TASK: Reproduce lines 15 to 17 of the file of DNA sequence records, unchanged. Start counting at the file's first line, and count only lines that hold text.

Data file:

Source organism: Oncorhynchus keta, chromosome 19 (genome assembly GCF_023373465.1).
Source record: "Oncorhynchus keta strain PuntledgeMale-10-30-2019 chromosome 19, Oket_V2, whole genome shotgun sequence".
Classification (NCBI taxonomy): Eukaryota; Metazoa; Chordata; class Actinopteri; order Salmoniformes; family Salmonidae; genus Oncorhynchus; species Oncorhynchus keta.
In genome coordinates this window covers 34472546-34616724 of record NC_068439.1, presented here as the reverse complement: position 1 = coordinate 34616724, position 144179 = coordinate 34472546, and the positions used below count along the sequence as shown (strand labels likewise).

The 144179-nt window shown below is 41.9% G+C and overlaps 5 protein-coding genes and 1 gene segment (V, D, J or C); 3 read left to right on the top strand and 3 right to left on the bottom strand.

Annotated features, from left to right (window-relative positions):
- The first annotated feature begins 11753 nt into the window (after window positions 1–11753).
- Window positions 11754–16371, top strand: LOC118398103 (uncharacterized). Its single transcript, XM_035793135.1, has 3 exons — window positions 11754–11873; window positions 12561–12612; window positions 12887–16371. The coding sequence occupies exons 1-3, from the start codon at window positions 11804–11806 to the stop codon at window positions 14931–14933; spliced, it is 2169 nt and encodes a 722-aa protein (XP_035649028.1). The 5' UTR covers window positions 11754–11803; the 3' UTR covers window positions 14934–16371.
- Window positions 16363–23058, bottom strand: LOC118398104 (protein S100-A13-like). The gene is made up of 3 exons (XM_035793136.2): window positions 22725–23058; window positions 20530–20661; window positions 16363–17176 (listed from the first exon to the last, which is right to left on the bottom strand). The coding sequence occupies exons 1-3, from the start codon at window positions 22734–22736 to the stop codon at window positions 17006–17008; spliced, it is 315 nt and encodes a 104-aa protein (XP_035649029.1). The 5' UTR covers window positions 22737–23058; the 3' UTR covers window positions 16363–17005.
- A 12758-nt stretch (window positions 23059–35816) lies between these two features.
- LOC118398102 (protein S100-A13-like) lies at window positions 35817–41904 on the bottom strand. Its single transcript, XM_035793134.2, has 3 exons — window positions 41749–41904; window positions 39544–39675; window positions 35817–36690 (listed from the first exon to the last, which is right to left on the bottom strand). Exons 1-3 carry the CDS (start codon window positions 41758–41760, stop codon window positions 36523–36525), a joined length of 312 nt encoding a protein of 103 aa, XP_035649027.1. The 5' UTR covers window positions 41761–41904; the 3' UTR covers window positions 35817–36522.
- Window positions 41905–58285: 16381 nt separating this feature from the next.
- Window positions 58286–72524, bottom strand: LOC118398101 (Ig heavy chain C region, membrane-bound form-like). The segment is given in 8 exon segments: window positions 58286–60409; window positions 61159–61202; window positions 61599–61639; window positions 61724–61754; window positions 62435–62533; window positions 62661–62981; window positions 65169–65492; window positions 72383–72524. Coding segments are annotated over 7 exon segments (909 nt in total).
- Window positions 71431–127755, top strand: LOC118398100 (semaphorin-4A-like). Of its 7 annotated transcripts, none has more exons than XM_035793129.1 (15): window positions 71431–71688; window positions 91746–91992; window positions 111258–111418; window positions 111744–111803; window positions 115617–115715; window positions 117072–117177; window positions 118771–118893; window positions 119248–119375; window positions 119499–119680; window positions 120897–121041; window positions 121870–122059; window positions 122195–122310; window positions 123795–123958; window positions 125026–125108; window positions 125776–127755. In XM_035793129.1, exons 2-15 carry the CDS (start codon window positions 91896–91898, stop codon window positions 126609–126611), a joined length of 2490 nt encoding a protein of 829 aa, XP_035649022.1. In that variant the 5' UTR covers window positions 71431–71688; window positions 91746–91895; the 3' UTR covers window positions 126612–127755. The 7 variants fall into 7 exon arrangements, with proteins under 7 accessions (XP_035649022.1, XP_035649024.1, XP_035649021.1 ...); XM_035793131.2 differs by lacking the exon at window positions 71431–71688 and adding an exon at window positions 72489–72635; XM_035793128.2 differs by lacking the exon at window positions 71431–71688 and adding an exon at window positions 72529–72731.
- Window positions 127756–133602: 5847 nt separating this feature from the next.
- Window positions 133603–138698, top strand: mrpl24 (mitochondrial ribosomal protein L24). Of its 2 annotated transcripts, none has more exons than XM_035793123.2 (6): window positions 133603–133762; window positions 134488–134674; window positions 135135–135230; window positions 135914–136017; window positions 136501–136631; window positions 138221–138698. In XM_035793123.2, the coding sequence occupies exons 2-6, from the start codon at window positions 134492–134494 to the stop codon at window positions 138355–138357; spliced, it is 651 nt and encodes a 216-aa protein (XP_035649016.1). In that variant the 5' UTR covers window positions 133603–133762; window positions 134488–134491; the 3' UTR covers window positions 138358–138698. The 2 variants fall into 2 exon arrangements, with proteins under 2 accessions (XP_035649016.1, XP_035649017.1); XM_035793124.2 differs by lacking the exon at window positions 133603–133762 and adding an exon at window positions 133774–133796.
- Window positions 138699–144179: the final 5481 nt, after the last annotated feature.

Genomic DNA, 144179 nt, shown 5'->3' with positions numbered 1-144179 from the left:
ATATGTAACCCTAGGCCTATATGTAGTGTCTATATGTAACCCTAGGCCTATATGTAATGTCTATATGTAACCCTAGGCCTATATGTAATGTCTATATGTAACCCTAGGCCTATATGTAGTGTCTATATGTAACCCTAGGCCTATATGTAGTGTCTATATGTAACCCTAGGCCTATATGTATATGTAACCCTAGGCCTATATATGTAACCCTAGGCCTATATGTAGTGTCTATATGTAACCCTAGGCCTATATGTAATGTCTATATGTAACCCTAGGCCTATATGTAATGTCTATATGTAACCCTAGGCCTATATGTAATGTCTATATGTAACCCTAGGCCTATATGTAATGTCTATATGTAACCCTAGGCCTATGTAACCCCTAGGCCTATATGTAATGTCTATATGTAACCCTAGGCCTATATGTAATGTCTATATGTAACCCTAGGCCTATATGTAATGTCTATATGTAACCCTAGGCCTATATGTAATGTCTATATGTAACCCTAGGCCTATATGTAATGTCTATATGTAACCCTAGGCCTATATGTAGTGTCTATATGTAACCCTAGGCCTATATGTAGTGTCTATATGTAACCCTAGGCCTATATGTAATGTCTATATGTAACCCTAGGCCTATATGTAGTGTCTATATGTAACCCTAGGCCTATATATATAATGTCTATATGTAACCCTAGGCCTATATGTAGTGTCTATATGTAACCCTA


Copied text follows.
- Window positions 127756–133602: 5847 nt separating this feature from the next.
- Window positions 133603–138698, top strand: mrpl24 (mitochondrial ribosomal protein L24). Of its 2 annotated transcripts, none has more exons than XM_035793123.2 (6): window positions 133603–133762; window positions 134488–134674; window positions 135135–135230; window positions 135914–136017; window positions 136501–136631; window positions 138221–138698. In XM_035793123.2, the coding sequence occupies exons 2-6, from the start codon at window positions 134492–134494 to the stop codon at window positions 138355–138357; spliced, it is 651 nt and encodes a 216-aa protein (XP_035649016.1). In that variant the 5' UTR covers window positions 133603–133762; window positions 134488–134491; the 3' UTR covers window positions 138358–138698. The 2 variants fall into 2 exon arrangements, with proteins under 2 accessions (XP_035649016.1, XP_035649017.1); XM_035793124.2 differs by lacking the exon at window positions 133603–133762 and adding an exon at window positions 133774–133796.
- Window positions 138699–144179: the final 5481 nt, after the last annotated feature.